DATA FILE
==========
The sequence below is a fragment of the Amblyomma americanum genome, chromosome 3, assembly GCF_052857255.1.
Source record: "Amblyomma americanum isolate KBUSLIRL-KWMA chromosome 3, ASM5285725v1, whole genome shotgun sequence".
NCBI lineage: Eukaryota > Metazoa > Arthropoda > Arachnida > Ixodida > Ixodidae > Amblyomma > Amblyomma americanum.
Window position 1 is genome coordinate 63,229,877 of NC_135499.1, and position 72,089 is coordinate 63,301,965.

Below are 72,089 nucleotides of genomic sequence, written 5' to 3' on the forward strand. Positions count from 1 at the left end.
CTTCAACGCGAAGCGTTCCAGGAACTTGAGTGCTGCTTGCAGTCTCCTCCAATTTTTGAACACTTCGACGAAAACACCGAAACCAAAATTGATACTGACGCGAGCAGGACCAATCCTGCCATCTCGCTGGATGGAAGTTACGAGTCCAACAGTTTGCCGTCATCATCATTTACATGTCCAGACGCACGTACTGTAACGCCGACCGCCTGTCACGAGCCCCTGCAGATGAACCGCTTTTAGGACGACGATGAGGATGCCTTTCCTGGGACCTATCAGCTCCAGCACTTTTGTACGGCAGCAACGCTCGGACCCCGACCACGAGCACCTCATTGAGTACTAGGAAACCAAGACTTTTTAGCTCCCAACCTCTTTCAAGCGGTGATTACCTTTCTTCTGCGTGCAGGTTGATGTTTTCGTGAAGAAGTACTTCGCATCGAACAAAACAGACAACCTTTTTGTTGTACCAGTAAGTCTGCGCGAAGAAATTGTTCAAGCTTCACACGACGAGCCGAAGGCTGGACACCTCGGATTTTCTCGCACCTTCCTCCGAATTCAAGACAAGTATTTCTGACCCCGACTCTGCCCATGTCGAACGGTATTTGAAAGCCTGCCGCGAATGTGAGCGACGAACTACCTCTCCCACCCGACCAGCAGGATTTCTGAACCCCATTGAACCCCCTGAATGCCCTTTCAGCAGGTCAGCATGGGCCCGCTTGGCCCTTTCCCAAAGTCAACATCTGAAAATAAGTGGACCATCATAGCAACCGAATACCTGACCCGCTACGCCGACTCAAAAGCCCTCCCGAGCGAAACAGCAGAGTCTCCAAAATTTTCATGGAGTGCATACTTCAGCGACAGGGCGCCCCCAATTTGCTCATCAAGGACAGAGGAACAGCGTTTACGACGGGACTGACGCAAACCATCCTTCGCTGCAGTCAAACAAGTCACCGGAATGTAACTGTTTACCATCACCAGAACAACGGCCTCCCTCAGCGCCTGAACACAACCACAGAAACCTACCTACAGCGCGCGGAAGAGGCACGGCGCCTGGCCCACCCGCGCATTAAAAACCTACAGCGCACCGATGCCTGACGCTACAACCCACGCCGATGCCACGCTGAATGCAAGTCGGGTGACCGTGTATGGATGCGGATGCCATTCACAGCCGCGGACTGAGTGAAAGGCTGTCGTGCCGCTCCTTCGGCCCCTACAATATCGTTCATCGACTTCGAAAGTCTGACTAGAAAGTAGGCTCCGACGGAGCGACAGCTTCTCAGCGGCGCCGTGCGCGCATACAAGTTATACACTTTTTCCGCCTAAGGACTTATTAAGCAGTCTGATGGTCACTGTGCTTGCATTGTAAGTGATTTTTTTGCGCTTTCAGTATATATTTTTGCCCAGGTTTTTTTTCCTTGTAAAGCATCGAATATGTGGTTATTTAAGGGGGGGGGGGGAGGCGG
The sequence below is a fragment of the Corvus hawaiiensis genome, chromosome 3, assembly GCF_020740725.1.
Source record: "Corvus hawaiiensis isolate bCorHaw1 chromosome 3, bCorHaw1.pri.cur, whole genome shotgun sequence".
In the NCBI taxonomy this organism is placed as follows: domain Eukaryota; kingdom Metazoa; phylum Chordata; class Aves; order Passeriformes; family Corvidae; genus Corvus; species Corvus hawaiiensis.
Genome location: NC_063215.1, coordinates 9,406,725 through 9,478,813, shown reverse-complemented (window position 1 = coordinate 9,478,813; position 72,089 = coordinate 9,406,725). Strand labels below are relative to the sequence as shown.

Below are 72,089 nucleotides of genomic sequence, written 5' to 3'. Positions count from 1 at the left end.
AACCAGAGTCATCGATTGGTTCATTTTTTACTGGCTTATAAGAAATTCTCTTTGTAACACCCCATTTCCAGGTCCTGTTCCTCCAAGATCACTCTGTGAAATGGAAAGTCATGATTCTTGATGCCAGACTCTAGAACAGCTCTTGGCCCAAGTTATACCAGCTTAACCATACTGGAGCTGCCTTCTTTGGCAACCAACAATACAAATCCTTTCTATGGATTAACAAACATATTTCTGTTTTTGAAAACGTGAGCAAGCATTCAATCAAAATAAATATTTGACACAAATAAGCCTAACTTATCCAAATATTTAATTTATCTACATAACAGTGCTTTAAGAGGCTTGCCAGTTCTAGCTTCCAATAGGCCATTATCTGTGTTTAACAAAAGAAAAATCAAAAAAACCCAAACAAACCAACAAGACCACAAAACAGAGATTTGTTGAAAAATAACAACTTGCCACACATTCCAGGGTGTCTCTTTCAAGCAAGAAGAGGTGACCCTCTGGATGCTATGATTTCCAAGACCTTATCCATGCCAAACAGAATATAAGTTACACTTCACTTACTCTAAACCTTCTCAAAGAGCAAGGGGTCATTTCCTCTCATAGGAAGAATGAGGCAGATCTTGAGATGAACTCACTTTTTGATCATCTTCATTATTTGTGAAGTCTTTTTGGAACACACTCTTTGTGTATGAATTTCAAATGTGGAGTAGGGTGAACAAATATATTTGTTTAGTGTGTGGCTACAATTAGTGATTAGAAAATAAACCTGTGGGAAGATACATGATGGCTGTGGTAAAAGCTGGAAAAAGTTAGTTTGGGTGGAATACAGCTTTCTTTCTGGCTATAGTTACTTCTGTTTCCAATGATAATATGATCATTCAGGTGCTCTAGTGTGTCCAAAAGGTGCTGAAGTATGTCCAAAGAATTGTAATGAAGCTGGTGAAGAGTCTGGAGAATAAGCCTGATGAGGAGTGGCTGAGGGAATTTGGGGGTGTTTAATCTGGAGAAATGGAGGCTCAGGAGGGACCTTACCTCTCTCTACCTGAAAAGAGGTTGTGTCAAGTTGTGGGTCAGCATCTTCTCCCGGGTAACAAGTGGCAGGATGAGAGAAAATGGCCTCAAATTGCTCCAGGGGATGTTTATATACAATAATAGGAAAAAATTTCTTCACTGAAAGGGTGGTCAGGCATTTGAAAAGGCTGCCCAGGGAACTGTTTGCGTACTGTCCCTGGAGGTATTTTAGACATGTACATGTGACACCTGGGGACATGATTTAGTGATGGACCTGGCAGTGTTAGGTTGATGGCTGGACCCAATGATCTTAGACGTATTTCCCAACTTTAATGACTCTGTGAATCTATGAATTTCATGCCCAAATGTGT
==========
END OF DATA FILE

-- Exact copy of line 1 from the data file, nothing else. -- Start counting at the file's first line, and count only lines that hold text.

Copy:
The sequence below is a fragment of the Amblyomma americanum genome, chromosome 3, assembly GCF_052857255.1.